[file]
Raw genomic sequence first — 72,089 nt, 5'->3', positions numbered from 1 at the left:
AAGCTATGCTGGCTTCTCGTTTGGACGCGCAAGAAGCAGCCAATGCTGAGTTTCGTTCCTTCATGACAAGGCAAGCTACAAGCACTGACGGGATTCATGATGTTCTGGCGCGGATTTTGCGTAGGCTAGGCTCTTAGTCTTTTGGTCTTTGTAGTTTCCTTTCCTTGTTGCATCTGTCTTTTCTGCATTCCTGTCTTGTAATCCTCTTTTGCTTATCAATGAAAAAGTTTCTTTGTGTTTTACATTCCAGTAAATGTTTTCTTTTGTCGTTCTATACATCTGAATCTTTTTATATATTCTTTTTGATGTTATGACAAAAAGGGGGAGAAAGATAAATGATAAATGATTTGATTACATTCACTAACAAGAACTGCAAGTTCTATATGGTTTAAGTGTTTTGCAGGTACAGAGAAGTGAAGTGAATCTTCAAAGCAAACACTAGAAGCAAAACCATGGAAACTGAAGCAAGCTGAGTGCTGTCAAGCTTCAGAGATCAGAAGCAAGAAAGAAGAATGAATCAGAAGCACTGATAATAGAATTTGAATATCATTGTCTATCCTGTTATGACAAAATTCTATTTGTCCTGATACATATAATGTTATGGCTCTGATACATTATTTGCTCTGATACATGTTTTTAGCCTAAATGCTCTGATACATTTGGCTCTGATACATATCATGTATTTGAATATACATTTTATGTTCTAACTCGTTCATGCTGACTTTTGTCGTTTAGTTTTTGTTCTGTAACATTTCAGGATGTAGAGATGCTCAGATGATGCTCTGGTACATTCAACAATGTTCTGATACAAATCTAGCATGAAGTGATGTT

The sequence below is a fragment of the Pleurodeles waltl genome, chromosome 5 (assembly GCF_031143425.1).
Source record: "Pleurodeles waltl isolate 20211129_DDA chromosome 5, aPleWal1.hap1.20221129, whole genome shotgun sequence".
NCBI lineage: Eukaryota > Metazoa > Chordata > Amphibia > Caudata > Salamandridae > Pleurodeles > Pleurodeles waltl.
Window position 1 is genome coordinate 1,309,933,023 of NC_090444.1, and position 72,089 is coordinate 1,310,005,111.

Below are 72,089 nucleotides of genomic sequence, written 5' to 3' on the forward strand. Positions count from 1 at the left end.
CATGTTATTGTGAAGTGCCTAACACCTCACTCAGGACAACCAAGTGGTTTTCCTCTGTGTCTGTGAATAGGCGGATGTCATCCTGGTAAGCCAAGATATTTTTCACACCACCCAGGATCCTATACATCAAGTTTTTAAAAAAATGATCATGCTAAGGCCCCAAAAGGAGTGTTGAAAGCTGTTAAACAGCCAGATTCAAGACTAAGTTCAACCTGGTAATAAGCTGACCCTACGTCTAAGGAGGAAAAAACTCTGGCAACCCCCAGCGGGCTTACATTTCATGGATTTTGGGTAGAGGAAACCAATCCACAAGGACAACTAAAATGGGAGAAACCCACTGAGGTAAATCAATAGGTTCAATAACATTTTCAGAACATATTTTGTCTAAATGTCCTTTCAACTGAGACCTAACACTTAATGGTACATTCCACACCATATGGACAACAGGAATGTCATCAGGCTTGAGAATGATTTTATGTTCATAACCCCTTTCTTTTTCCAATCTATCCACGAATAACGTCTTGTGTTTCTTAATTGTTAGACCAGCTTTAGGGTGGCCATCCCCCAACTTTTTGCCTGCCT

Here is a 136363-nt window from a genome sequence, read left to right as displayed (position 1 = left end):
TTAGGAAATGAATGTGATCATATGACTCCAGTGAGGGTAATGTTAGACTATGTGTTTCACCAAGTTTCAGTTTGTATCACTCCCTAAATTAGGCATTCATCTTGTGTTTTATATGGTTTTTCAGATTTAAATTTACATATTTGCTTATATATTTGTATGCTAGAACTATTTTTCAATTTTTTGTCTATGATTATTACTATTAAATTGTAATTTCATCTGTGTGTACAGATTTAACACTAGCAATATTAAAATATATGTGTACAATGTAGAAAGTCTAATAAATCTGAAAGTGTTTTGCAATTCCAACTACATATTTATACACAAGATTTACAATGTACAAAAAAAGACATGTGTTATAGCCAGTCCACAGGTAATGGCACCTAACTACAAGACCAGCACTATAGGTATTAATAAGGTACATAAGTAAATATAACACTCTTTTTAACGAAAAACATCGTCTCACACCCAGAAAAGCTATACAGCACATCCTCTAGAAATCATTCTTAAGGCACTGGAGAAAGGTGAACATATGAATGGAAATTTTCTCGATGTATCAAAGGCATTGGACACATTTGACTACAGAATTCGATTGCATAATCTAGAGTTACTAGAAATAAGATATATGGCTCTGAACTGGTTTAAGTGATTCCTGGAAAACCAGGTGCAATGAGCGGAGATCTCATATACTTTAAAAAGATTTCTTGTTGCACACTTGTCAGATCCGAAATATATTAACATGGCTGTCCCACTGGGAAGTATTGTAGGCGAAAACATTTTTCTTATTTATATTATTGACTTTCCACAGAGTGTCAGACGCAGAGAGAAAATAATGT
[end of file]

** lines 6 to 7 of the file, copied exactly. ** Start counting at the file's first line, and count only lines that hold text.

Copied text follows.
Window position 1 is genome coordinate 1,309,933,023 of NC_090444.1, and position 72,089 is coordinate 1,310,005,111.

Below are 72,089 nucleotides of genomic sequence, written 5' to 3' on the forward strand. Positions count from 1 at the left end.